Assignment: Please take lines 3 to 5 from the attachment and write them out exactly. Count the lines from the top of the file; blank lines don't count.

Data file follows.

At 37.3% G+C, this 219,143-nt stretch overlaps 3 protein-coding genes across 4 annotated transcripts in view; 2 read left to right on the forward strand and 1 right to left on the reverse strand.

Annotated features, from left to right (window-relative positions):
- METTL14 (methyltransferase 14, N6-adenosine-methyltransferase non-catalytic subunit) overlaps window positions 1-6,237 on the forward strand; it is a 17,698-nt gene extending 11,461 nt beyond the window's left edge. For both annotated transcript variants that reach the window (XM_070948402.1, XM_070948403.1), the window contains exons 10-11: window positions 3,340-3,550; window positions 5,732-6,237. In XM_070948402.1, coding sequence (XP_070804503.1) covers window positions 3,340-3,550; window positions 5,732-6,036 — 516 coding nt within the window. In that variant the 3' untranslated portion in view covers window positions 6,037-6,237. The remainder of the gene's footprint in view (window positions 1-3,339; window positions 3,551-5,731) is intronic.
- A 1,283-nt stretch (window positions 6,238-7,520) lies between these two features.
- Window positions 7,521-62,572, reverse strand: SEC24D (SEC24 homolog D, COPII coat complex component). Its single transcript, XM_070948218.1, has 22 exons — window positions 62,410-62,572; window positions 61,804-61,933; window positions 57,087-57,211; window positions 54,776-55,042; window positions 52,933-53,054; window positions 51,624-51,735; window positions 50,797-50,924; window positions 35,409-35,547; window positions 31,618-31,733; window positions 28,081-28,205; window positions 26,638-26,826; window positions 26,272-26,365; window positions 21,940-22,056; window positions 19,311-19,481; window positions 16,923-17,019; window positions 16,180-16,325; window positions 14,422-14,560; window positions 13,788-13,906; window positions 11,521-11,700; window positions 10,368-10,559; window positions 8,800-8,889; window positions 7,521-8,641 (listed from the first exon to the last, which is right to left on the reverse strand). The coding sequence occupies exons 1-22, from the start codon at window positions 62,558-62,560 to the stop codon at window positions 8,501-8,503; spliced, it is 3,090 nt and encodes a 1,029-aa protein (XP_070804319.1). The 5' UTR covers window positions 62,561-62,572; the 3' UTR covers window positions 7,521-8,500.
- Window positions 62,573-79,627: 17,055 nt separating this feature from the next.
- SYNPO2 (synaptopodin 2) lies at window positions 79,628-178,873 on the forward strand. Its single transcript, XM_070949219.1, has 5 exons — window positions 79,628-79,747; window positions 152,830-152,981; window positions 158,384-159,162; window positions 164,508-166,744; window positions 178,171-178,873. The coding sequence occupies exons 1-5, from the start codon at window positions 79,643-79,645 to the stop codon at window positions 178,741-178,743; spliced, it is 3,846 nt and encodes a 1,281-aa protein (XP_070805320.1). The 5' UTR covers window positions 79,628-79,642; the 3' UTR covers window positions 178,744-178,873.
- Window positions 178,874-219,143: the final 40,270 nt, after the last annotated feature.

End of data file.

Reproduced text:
- METTL14 (methyltransferase 14, N6-adenosine-methyltransferase non-catalytic subunit) overlaps window positions 1-6,237 on the forward strand; it is a 17,698-nt gene extending 11,461 nt beyond the window's left edge. For both annotated transcript variants that reach the window (XM_070948402.1, XM_070948403.1), the window contains exons 10-11: window positions 3,340-3,550; window positions 5,732-6,237. In XM_070948402.1, coding sequence (XP_070804503.1) covers window positions 3,340-3,550; window positions 5,732-6,036 — 516 coding nt within the window. In that variant the 3' untranslated portion in view covers window positions 6,037-6,237. The remainder of the gene's footprint in view (window positions 1-3,339; window positions 3,551-5,731) is intronic.
- A 1,283-nt stretch (window positions 6,238-7,520) lies between these two features.
- Window positions 7,521-62,572, reverse strand: SEC24D (SEC24 homolog D, COPII coat complex component). Its single transcript, XM_070948218.1, has 22 exons — window positions 62,410-62,572; window positions 61,804-61,933; window positions 57,087-57,211; window positions 54,776-55,042; window positions 52,933-53,054; window positions 51,624-51,735; window positions 50,797-50,924; window positions 35,409-35,547; window positions 31,618-31,733; window positions 28,081-28,205; window positions 26,638-26,826; window positions 26,272-26,365; window positions 21,940-22,056; window positions 19,311-19,481; window positions 16,923-17,019; window positions 16,180-16,325; window positions 14,422-14,560; window positions 13,788-13,906; window positions 11,521-11,700; window positions 10,368-10,559; window positions 8,800-8,889; window positions 7,521-8,641 (listed from the first exon to the last, which is right to left on the reverse strand). The coding sequence occupies exons 1-22, from the start codon at window positions 62,558-62,560 to the stop codon at window positions 8,501-8,503; spliced, it is 3,090 nt and encodes a 1,029-aa protein (XP_070804319.1). The 5' UTR covers window positions 62,561-62,572; the 3' UTR covers window positions 7,521-8,500.